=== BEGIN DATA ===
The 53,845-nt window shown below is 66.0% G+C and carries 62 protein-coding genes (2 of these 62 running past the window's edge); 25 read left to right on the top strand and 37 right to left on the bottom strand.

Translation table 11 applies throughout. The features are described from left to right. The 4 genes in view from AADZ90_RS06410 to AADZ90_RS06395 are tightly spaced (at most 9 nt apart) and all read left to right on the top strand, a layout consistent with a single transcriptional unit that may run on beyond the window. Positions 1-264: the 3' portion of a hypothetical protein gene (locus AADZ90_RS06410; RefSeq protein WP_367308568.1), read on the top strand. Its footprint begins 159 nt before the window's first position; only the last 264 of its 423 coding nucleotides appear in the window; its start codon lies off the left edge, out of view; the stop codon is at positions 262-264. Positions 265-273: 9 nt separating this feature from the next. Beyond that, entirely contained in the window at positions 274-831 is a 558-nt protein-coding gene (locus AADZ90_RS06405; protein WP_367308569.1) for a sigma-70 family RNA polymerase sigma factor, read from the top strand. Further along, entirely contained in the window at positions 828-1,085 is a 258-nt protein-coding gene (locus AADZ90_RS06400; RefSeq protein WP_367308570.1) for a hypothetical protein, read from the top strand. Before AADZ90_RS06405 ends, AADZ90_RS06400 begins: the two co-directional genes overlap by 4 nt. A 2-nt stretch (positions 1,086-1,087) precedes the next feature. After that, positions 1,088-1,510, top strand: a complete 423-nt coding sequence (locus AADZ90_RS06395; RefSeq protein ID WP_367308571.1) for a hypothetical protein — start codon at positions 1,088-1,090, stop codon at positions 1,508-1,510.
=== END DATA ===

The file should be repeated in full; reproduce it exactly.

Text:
The 53,845-nt window shown below is 66.0% G+C and carries 62 protein-coding genes (2 of these 62 running past the window's edge); 25 read left to right on the top strand and 37 right to left on the bottom strand.

Translation table 11 applies throughout. The features are described from left to right. The 4 genes in view from AADZ90_RS06410 to AADZ90_RS06395 are tightly spaced (at most 9 nt apart) and all read left to right on the top strand, a layout consistent with a single transcriptional unit that may run on beyond the window. Positions 1-264: the 3' portion of a hypothetical protein gene (locus AADZ90_RS06410; RefSeq protein WP_367308568.1), read on the top strand. Its footprint begins 159 nt before the window's first position; only the last 264 of its 423 coding nucleotides appear in the window; its start codon lies off the left edge, out of view; the stop codon is at positions 262-264. Positions 265-273: 9 nt separating this feature from the next. Beyond that, entirely contained in the window at positions 274-831 is a 558-nt protein-coding gene (locus AADZ90_RS06405; protein WP_367308569.1) for a sigma-70 family RNA polymerase sigma factor, read from the top strand. Further along, entirely contained in the window at positions 828-1,085 is a 258-nt protein-coding gene (locus AADZ90_RS06400; RefSeq protein WP_367308570.1) for a hypothetical protein, read from the top strand. Before AADZ90_RS06405 ends, AADZ90_RS06400 begins: the two co-directional genes overlap by 4 nt. A 2-nt stretch (positions 1,086-1,087) precedes the next feature. After that, positions 1,088-1,510, top strand: a complete 423-nt coding sequence (locus AADZ90_RS06395; RefSeq protein ID WP_367308571.1) for a hypothetical protein — start codon at positions 1,088-1,090, stop codon at positions 1,508-1,510.